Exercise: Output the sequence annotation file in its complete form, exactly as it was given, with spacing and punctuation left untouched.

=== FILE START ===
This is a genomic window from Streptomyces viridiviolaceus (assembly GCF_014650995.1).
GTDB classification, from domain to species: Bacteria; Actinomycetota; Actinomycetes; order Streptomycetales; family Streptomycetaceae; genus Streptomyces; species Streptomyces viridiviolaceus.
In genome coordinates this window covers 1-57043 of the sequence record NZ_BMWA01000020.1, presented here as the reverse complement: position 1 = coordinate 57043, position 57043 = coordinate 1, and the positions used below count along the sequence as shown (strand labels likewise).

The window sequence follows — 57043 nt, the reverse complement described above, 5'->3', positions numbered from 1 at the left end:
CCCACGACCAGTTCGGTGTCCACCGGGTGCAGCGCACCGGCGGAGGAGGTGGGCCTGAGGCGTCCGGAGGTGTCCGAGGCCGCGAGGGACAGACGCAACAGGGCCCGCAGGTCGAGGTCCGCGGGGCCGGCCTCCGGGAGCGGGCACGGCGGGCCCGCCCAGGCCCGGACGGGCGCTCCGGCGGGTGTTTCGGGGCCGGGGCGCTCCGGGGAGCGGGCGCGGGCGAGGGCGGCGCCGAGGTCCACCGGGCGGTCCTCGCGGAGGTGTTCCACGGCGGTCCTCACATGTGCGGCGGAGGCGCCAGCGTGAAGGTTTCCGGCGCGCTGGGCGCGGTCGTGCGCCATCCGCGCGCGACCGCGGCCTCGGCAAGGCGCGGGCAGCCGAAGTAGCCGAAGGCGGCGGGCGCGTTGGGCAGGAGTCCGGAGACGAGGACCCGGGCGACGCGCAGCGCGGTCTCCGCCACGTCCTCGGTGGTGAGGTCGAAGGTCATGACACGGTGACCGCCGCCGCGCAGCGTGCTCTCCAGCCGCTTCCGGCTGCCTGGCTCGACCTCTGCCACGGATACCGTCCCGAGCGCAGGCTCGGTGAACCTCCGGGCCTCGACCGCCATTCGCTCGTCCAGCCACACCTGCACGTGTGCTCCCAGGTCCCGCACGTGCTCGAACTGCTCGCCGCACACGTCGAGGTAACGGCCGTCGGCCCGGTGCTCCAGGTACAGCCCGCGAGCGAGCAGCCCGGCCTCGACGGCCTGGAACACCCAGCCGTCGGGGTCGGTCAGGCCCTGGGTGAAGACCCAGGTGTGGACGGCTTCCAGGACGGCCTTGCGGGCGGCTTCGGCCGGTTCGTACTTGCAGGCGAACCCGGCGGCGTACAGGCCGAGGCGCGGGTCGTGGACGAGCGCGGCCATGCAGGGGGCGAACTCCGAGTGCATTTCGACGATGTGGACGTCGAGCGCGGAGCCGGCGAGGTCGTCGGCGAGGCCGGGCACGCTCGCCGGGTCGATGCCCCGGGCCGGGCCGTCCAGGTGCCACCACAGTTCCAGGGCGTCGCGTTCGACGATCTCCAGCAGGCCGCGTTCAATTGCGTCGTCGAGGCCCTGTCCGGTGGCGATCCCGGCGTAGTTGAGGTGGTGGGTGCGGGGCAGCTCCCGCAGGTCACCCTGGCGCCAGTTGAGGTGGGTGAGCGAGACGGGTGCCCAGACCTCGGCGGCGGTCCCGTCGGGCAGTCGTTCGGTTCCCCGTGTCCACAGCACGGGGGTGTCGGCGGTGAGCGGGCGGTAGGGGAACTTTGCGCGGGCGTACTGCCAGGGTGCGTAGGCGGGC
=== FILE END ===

This is a genomic window from Streptomyces viridiviolaceus (assembly GCF_014650995.1).
GTDB classification, from domain to species: Bacteria; Actinomycetota; Actinomycetes; order Streptomycetales; family Streptomycetaceae; genus Streptomyces; species Streptomyces viridiviolaceus.
In genome coordinates this window covers 1-57043 of the sequence record NZ_BMWA01000020.1, presented here as the reverse complement: position 1 = coordinate 57043, position 57043 = coordinate 1, and the positions used below count along the sequence as shown (strand labels likewise).

The window sequence follows — 57043 nt, the reverse complement described above, 5'->3', positions numbered from 1 at the left end:
CCCACGACCAGTTCGGTGTCCACCGGGTGCAGCGCACCGGCGGAGGAGGTGGGCCTGAGGCGTCCGGAGGTGTCCGAGGCCGCGAGGGACAGACGCAACAGGGCCCGCAGGTCGAGGTCCGCGGGGCCGGCCTCCGGGAGCGGGCACGGCGGGCCCGCCCAGGCCCGGACGGGCGCTCCGGCGGGTGTTTCGGGGCCGGGGCGCTCCGGGGAGCGGGCGCGGGCGAGGGCGGCGCCGAGGTCCACCGGGCGGTCCTCGCGGAGGTGTTCCACGGCGGTCCTCACATGTGCGGCGGAGGCGCCAGCGTGAAGGTTTCCGGCGCGCTGGGCGCGGTCGTGCGCCATCCGCGCGCGACCGCGGCCTCGGCAAGGCGCGGGCAGCCGAAGTAGCCGAAGGCGGCGGGCGCGTTGGGCAGGAGTCCGGAGACGAGGACCCGGGCGACGCGCAGCGCGGTCTCCGCCACGTCCTCGGTGGTGAGGTCGAAGGTCATGACACGGTGACCGCCGCCGCGCAGCGTGCTCTCCAGCCGCTTCCGGCTGCCTGGCTCGACCTCTGCCACGGATACCGTCCCGAGCGCAGGCTCGGTGAACCTCCGGGCCTCGACCGCCATTCGCTCGTCCAGCCACACCTGCACGTGTGCTCCCAGGTCCCGCACGTGCTCGAACTGCTCGCCGCACACGTCGAGGTAACGGCCGTCGGCCCGGTGCTCCAGGTACAGCCCGCGAGCGAGCAGCCCGGCCTCGACGGCCTGGAACACCCAGCCGTCGGGGTCGGTCAGGCCCTGGGTGAAGACCCAGGTGTGGACGGCTTCCAGGACGGCCTTGCGGGCGGCTTCGGCCGGTTCGTACTTGCAGGCGAACCCGGCGGCGTACAGGCCGAGGCGCGGGTCGTGGACGAGCGCGGCCATGCAGGGGGCGAACTCCGAGTGCATTTCGACGATGTGGACGTCGAGCGCGGAGCCGGCGAGGTCGTCGGCGAGGCCGGGCACGCTCGCCGGGTCGATGCCCCGGGCCGGGCCGTCCAGGTGCCACCACAGTTCCAGGGCGTCGCGTTCGACGATCTCCAGCAGGCCGCGTTCAATTGCGTCGTCGAGGCCCTGTCCGGTGGCGATCCCGGCGTAGTTGAGGTGGTGGGTGCGGGGCAGCTCCCGCAGGTCACCCTGGCGCCAGTTGAGGTGGGTGAGCGAGACGGGTGCCCAGACCTCGGCGGCGGTCCCGTCGGGCAGTCGTTCGGTTCCCCGTGTCCACAGCACGGGGGTGTCGGCGGTGAGCGGGCGGTAGGGGAACTTTGCGCGGGCGTACTGCCAGGGTGCGTAGGCGGGC